I was a member of the first class of Leadership Slidell. It was a fascinating year and we were treated like people who already had made a difference. Actually, that was the criteria to get into the program. We were identified as existing and emerging leaders. The purpose was to continue to develop the members of the class so that we could be good stewards of the community and lead the community as it changed during the years. The objective was to select talented individuals from different sectors of our region and form a think tank to meet the challenges of the future. Our graduates all went on to boards or ran for office.
The next year, I wanted to give something back to the program that gave me so much. I became the designer of the curriculum which focused on three areas: knowledge, skills, and attitudes. It was not designed to be an information dump nor to make a leader out of someone who did not demonstrate leadership qualities. I knew through research that leadership is highly associated with social and communicative abilities. Hence, we started with the assumption that all candidates were experienced in those areas. We subsequently developed a program which enhanced the qualities the students brought to the program. I knew we had to implement our program in an engaging manner so we added the powerful component of experiential learning. Our efforts paid off. In 1993, we won the award for the best program from the Southern Association of Staff Developers.
The next challenge I faced was that we were not financially able to sustain hiring a staff. In response to that I started a program of cross training graduates to lead and teach each session. As the years went on, I was the facilitator for 25 years and worked alongside with especially talented graduates to make sure that a quality program was delivered. Subsequently, it became a great joy to see so many students describe the year they spent in Leadership as "transformative". Graduates went on to do amazing things in this community. Another joy was to see our graduates step up to the plate and become a part of the faculty guiding each new class. This dedication of our graduates continues to be a fine example of community stewardship.
My hopes for the future are that we keep our standards high and the board keeps a healthy balance of leaders who excel in human communications as opposed to individuals who are primarily task oriented. We need to be vigilant about the difference between a leader and a manager. A leader can see into the future and inspire others. A manager makes decisions based on efficiency and logistics. Managers are responsible for maintaining the status quo. In order to remain strong in the future, it is imperative that we actively seek people who are visionaries to guide our boards. They will inspire us to face changes and thrive during challenging times. True leaders understand the minds and hearts of others. Let us be clear about not confusing a good manager with a good leader. Our board requires leaders to make the guiding decisions because they are focused on the future. May we dedicate our efforts to finding leaders from all sectors of our community. Our strength is in diversity and having a guiding vision which defines the direction of this distinctive program.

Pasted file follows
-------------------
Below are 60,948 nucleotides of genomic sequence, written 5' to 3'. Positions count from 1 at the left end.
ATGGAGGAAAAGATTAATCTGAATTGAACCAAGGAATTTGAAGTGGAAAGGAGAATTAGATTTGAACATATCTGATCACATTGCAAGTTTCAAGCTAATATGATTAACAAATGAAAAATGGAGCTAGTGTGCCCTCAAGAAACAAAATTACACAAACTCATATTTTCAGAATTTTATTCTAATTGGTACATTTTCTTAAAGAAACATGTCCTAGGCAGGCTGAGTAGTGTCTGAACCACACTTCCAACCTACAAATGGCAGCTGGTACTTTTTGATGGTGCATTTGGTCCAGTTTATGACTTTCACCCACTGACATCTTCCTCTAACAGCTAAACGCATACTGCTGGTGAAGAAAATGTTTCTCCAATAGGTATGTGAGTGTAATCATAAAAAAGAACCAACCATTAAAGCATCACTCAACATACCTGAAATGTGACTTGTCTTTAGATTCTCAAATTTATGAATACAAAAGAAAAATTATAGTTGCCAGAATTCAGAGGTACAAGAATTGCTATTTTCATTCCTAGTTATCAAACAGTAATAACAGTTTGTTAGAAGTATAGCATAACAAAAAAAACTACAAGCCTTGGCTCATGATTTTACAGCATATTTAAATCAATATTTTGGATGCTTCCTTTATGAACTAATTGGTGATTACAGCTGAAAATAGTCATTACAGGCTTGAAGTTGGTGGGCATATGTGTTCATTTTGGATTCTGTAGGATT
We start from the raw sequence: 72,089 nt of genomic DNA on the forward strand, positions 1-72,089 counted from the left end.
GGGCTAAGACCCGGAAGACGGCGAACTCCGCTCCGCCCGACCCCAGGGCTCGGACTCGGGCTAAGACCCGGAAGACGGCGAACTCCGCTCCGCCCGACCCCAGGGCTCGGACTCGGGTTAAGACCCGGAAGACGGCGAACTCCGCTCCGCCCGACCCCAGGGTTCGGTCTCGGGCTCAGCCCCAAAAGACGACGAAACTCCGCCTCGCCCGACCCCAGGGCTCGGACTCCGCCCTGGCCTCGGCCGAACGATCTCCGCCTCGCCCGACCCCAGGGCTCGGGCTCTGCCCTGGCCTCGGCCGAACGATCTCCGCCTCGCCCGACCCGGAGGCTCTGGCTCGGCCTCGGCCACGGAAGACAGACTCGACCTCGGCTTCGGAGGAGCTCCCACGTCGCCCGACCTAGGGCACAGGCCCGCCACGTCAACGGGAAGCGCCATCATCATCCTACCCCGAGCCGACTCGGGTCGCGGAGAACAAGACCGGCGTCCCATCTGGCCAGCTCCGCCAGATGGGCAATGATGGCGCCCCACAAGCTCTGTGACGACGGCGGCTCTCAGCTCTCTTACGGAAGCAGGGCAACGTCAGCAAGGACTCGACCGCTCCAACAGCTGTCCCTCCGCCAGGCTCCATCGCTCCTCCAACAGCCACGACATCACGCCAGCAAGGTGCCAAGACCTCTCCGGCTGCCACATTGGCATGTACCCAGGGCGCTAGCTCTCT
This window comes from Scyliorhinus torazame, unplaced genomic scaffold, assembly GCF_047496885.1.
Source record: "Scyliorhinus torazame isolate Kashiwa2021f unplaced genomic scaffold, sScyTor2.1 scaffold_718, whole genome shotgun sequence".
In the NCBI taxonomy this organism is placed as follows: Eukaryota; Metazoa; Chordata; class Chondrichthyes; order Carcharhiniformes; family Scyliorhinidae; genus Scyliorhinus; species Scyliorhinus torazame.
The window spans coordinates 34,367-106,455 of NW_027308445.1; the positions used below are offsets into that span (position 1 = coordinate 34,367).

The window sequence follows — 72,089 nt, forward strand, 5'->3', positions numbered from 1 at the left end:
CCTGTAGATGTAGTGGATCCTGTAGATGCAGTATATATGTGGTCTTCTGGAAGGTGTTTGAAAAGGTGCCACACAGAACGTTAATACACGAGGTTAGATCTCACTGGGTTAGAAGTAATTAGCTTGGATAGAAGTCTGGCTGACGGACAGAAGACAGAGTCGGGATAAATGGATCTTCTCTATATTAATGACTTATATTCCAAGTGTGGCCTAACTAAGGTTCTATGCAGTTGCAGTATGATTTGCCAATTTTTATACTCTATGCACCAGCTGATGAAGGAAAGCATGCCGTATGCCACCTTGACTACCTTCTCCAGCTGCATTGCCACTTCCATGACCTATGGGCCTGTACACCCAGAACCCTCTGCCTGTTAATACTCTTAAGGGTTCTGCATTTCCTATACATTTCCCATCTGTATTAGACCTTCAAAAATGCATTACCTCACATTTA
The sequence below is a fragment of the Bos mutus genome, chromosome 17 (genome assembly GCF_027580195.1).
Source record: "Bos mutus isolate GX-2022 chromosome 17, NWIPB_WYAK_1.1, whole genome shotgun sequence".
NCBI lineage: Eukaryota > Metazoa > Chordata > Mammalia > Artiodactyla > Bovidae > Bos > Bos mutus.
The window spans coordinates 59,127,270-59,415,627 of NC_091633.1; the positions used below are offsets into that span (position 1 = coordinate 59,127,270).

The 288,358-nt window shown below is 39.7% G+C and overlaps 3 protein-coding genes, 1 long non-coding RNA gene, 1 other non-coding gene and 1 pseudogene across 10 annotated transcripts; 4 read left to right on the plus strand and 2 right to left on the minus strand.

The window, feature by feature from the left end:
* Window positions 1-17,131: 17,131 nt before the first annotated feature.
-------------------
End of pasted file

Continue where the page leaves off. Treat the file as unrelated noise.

Another hope that I have is to establish a truly dynamic alumni association whose primary purpose is to inspire, nurture and educate our graduates. We need a rich program to provide social, educational , civic leadership (as opposed to service projects) and personal growth opportunities for our alums. Again, the board needs to select leaders, not managers, for this task. What a gift to Slidell it would be to have a vigorous and relevant alumni program. We need to make this happen. This will profoundly shape our community for the greater good. I am optimistic that the alumni board will grab the torch, hold it high and develop a fully articulated program dedicated solely to the alumni. It will require some earnest hard work, but we can be what we dream. I challenge the architects of this venture to take time from their busyness to dream.
In closing, the people I have met through the years have brought a sense of abundance, joy, and a sense that I am solidly connected to the pulse of Slidell. My heart overflows with gratitude for the opportunity to contribute to a place I call home. I passionately believe that investment into the people of this community will help us all prosper. Let us never take our eyes off our purpose and may we continue to thrive.
Yours in Leadership,
Joan Archer, Ph.D.